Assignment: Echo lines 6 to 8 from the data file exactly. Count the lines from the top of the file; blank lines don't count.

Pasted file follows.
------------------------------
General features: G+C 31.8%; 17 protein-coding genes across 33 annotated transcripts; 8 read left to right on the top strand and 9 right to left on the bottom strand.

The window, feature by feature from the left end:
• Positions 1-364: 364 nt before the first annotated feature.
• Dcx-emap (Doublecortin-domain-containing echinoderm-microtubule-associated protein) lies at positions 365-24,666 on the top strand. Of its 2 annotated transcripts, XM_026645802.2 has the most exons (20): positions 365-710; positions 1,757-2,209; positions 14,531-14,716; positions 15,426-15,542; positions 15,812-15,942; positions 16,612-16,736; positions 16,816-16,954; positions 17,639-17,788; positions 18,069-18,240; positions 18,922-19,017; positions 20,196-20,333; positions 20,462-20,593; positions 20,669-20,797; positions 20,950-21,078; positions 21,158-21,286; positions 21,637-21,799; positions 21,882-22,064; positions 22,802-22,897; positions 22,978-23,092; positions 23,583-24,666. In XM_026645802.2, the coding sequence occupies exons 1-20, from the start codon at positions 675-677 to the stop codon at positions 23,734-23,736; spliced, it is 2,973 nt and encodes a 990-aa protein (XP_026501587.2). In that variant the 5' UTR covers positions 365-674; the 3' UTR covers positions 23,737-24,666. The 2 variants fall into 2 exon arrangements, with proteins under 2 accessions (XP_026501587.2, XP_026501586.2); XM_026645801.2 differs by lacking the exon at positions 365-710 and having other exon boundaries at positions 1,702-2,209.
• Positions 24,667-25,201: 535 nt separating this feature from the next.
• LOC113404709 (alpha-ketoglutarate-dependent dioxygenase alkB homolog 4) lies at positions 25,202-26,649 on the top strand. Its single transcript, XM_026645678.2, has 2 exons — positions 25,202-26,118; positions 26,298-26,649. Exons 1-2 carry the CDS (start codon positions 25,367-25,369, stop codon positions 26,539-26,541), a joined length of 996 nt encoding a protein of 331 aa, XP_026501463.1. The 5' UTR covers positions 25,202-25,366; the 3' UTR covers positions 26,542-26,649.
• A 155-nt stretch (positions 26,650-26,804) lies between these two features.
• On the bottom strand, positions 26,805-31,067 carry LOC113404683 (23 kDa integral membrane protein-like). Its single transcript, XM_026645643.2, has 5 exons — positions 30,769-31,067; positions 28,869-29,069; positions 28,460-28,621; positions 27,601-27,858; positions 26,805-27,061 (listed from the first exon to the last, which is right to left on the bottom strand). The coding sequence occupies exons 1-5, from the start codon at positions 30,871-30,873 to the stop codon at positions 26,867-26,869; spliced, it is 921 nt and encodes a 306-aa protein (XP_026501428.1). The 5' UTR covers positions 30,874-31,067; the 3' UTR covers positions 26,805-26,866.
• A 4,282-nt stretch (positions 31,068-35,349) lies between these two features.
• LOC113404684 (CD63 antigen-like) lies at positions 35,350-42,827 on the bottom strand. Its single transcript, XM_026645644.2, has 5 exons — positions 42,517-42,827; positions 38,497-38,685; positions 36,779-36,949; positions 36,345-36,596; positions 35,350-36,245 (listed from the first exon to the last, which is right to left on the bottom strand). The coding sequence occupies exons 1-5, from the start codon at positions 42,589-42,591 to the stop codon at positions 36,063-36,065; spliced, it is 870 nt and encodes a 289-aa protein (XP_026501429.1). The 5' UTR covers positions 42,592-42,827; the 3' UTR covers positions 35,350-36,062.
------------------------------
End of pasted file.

• LOC113404709 (alpha-ketoglutarate-dependent dioxygenase alkB homolog 4) lies at positions 25,202-26,649 on the top strand. Its single transcript, XM_026645678.2, has 2 exons — positions 25,202-26,118; positions 26,298-26,649. Exons 1-2 carry the CDS (start codon positions 25,367-25,369, stop codon positions 26,539-26,541), a joined length of 996 nt encoding a protein of 331 aa, XP_026501463.1. The 5' UTR covers positions 25,202-25,366; the 3' UTR covers positions 26,542-26,649.
• A 155-nt stretch (positions 26,650-26,804) lies between these two features.
• On the bottom strand, positions 26,805-31,067 carry LOC113404683 (23 kDa integral membrane protein-like). Its single transcript, XM_026645643.2, has 5 exons — positions 30,769-31,067; positions 28,869-29,069; positions 28,460-28,621; positions 27,601-27,858; positions 26,805-27,061 (listed from the first exon to the last, which is right to left on the bottom strand). The coding sequence occupies exons 1-5, from the start codon at positions 30,871-30,873 to the stop codon at positions 26,867-26,869; spliced, it is 921 nt and encodes a 306-aa protein (XP_026501428.1). The 5' UTR covers positions 30,874-31,067; the 3' UTR covers positions 26,805-26,866.